Vietnam to become third largest economy in Southeast Asia by 2025: IMF
The country's GDP reached approximately $368 billion in 2021, making it the fifth largest economy in Southeast Asia and 41st in the world, according to the IMF World Economic Outlook.
For GDP per capita, Vietnam secured $3,743 per person, ranking sixth in ASEAN and 124th in the world.
The IMF predicted that, by 2026, the nation will take the fourth position among the ASEAN-6 group in term of GDP per capita, behind Singapore, Malaysia and Thailand.
Longer-term growth prospects for Vietnam
Vietnam's GDP was estimated to grow by 5.03 percent in the first three months of 2022, mainly buoyed by robust expansion of manufacturing, reported the General Statistics Office (GSO).
According to the IMF, Vietnam's growth is projected at 6.0 percent in 2022 and 7.2 percent in 2023.
In a recent interview with the VGP, Mission Chief to Vietnam and Division Chief in the IMF's Asia and Pacific Department Era Dabla-Norris noted that the growth in the first quarter of 2022 has been strong, and this owes particularly in light of the challenging environment Vietnam saw in 2021 with the COVID outbreak, and this owes to three main factors.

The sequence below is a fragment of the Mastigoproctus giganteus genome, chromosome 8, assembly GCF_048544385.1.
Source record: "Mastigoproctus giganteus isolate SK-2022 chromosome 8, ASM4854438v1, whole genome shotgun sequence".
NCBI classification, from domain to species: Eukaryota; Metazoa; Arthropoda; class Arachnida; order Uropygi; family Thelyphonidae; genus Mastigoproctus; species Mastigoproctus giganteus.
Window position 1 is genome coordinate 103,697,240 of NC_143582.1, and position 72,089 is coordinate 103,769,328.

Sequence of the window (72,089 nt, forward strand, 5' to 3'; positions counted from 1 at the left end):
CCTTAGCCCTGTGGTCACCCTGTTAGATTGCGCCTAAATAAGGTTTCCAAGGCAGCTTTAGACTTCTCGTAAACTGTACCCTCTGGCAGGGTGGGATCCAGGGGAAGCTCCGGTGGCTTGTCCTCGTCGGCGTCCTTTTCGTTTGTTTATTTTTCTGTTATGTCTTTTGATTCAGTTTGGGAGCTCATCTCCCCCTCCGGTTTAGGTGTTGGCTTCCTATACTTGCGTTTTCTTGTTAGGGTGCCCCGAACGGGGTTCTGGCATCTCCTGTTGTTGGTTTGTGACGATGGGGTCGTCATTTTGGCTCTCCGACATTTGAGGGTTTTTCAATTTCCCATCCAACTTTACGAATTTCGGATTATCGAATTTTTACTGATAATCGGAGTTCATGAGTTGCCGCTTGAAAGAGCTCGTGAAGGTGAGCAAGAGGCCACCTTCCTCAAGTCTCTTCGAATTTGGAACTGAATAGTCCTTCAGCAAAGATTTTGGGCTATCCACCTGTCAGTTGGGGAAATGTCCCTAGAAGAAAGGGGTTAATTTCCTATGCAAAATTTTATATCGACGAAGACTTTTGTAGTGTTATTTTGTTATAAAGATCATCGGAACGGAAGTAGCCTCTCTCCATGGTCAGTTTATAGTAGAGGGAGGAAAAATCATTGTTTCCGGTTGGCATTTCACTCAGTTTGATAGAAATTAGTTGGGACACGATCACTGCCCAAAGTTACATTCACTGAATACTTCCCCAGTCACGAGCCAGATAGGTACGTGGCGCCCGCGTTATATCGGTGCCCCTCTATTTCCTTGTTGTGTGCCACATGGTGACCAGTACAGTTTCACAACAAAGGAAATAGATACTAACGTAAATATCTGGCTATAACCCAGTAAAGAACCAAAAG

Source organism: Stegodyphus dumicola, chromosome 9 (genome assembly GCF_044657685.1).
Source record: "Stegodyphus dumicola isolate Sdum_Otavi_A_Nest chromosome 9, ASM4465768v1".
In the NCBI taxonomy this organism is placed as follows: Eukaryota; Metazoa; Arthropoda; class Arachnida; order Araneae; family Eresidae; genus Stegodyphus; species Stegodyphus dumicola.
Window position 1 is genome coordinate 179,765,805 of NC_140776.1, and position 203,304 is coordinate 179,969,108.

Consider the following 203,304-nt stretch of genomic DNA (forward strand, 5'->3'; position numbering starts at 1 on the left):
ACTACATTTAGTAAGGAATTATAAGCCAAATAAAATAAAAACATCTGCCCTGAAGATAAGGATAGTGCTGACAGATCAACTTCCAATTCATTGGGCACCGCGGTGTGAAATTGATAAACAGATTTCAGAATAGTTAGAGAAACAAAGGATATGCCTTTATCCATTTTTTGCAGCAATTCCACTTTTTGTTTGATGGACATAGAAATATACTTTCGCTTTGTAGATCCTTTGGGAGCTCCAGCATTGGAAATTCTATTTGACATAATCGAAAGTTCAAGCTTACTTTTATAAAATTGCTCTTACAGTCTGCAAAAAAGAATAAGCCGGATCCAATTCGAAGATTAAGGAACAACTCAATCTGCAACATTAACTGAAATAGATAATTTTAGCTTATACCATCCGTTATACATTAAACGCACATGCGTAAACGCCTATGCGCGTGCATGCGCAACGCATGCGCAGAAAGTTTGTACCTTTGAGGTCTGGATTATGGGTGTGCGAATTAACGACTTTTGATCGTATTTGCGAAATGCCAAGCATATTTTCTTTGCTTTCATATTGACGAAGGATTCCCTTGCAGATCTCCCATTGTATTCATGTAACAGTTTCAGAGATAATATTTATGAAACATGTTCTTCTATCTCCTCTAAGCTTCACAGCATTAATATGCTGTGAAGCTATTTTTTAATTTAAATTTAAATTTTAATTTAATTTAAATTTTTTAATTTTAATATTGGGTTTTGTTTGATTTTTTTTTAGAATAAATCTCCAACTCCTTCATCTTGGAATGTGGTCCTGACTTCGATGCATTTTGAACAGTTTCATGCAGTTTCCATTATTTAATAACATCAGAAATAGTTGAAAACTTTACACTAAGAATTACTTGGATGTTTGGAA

The first is the Vietnamese Government's very impressive vaccination record that allowed for a living with the COVID strategy and that is beneficial for growth.
A second factor has to do with the support of macro-economic policies that were put in place to cushion the impact of the pandemic on firms and households and thirdly is the very solid pre-pandemic growth momentum in the dynamism of Vietnamese firms and people.
Regarding opportunities for Vietnam's economic growth in next months of the year, Era Dabla-Norris emphasized that a decisive implementation of the economic recovery and development program as planned will provide a very positive upside to growth.
Trade diversion since Vietnam is open for businesses, and also the free trade agreements that Vietnam has signed could also provide an upside to growth.
In terms of the longer term, she spoke highly of Vietnam's efforts in improving the business environment, promoting digitalization, upgrading the skills of workers, and more generally, investing in human capital and enhancing the productivity of small and medium enterprises, which could really help entrench longer term growth prospects for the country.